Date of Award
Doctor of Philosophy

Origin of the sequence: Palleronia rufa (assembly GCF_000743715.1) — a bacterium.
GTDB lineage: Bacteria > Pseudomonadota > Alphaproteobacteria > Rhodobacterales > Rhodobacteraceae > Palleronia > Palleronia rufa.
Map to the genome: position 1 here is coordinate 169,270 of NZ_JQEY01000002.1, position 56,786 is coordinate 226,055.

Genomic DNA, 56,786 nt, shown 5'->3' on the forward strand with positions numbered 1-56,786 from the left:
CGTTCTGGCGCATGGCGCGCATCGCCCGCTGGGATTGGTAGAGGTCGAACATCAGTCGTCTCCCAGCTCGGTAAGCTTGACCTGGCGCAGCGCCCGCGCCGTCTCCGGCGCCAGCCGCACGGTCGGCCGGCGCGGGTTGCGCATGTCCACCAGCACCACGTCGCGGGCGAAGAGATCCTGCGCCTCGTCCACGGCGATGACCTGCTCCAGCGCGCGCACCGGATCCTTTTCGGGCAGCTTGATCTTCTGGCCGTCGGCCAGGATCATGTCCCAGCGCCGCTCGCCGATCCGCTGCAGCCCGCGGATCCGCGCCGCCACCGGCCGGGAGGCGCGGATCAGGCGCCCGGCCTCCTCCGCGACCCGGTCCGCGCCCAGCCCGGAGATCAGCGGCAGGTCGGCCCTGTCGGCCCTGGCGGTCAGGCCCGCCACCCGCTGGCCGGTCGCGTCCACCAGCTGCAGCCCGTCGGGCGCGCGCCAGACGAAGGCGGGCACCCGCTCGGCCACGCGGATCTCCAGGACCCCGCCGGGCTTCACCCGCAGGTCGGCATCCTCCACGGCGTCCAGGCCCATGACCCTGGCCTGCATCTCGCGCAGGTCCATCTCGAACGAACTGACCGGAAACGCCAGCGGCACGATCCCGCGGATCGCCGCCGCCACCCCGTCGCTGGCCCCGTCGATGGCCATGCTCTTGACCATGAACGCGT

This paper aims to provide an empirical analysis of asylum seeking, migration, and international trade. These issues are among the most pressing challenges of our time and understanding the various factors that drive these phenomena and the relationships between them is crucial. Through rigorous analysis and examination of real-world data, this paper aims to contribute valuable insights into these topics. The paper is structured into three chapters, each focusing on a specific area of investigation. The first chapter explores the impact of asylum decisions on future asylum applications. Utilizing a panel data approach that covers 205 countries from 2000 to 2019, the study uses the gravity model with both origin and destination time fixed effects to investigate the heterogeneity of this impact across different countries. The findings indicate a significant and positive relationship between successful asylum decisions and subsequent applications, highlighting the critical role of initial decisions in shaping future outcomes. This chapter's findings have important implications for policymakers and practitioners involved in asylum processes, particularly in decision-making processes and their potential long-term effects on asylum applications. In the second chapter, the paper reexamines the hypothesis that the ethnic composition of the population affects international trade, using a more comprehensive dataset and up-to-date methodology. The study employs recent developments in gravity analysis, including pairwise, importer-time, and exporter-time fixed effects. By estimating a gravity model using bilateral trade and migrant stock data from around 205 countries from 2000 to 2014, the study finds a positive and significant relationship between migrant stock and international trade. The result remains robust after controlling for free-trade areas and similarities/dissimilarities of the trading partners. This chapter's findings provide new insights into the complex relationship between ethnic composition, migration, and international trade, with potential implications for policymakers and practitioners involved in trade and migration policies. The third chapter investigates the relationship between international trade and international migration, with a focus on the role of trade tariffs. The analysis examines bilateral migration flow and bilateral trade tariffs for 100 countries from 2000-2014, including exporter-imposed tariffs, which previous research has not addressed. By employing gravity analysis with importer time and exporter-time fixed effects, the results reveal that in OLS estimations, both importer and exporter-imposed tariffs are substitutes, while in Poisson Pseudo Maximum Likelihood (PPML) estimations, only exporter-imposed tariffs are substitutes. There is no evidence to suggest that importer-imposed tariffs are substitutes or complementary. These findings have significant implications for policymakers and practitioners involved in trade and migration policies, particularly in understanding the potential effects of trade tariffs on migration flows. In conclusion, this paper provides a comprehensive empirical analysis of asylum seeking, migration, and international trade, focusing on the various factors that drive these phenomena and the relationships between them. The findings of this study have significant implications for policymakers involved in decision-making processes related to these issues. The study's rigorous analysis and use of real-world data provide valuable insights into some of the most contemporary issues.
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